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Poor Radiological and Good Functional Long-term Outcome of Surgically Treated Scheuermann Patients.

Spine 2016 July 16
STUDY DESIGN: Cohort study.

OBJECTIVE: To analyze long-term clinical and radiological outcomes of surgically treated Scheuermann patients.

SUMMARY OF BACKGROUND DATA: Long-term clinical and radiological outcomes of surgery for Scheuermann kyphosis are unknown. A single-center cohort of 33 consecutive, surgically treated (between 1991 and 1998) Scheuermann patients was studied.

METHODS: Clinical and radiological data of 29 surgically treated Scheuermann patients were collected (posterior approach n = 13; combined anterior-posterior procedure n = 16), after a mean follow-up of 18 years. Oswestry Disability Index (ODI) scores were measured preoperatively (PRE) and twice postoperatively: 2 to 8 years postoperative (FU 1) and 14 to 21 years postoperative (FU 2). Visual Analog Score pain, Short Form-36 (SF-36), and EQ-5d scores were recorded at FU 2 only. Radiographs were analyzed for correction, distal and proximal junctional kyphosis, and implant failures.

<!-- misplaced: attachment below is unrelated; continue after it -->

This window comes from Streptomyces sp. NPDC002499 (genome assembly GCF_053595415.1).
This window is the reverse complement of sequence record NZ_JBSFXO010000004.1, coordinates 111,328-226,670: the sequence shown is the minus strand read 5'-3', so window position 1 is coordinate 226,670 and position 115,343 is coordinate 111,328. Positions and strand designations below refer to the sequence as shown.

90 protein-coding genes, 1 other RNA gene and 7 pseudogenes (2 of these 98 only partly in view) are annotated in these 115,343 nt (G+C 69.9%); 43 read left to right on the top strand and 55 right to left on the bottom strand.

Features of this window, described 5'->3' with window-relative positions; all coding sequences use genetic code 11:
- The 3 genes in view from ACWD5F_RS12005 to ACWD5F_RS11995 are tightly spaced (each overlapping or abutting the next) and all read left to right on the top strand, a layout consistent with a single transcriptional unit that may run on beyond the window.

RESULTS: Mean preoperative kyphosis of the corrected levels was 76° (range 60°-105°) and decreased to a Cobb of 58°(range 30°-105°) at FU 2. Median Visual Analog Score was 2.5 points (range 0-8) and median ODI score was 12 (range 0-62) at FU 2. The ODI score at FU 1 was significantly better as compared to PRE (P < 0.001) and FU 2 (P < 0.001). Also, anterior-posterior treated group had a significantly better ODI score as compared to the posterior-only group (P = 0.023). EQ-5d scores on mobility, usual activities, and pain/discomfort were worse compared to an age-matched population control group; however, SF-36 outcome scores were comparable.Proximal junctional kyphosis was present in 53% of patients, distal junctional kyphosis did not occur, and implant failure/removal had occurred in 69% of patients. Radiological complications do not relate with the ODI, EQ-5d, and SF-36 and 72% of the patients were satisfied.

CONCLUSION: Radiological results of this cohort were disappointing but did not relate to clinical outcome scores. Even lumbar pain could not prevent a high patient satisfaction and quality of life. Patients treated with a combined anterior-posterior approach tended to perform better.


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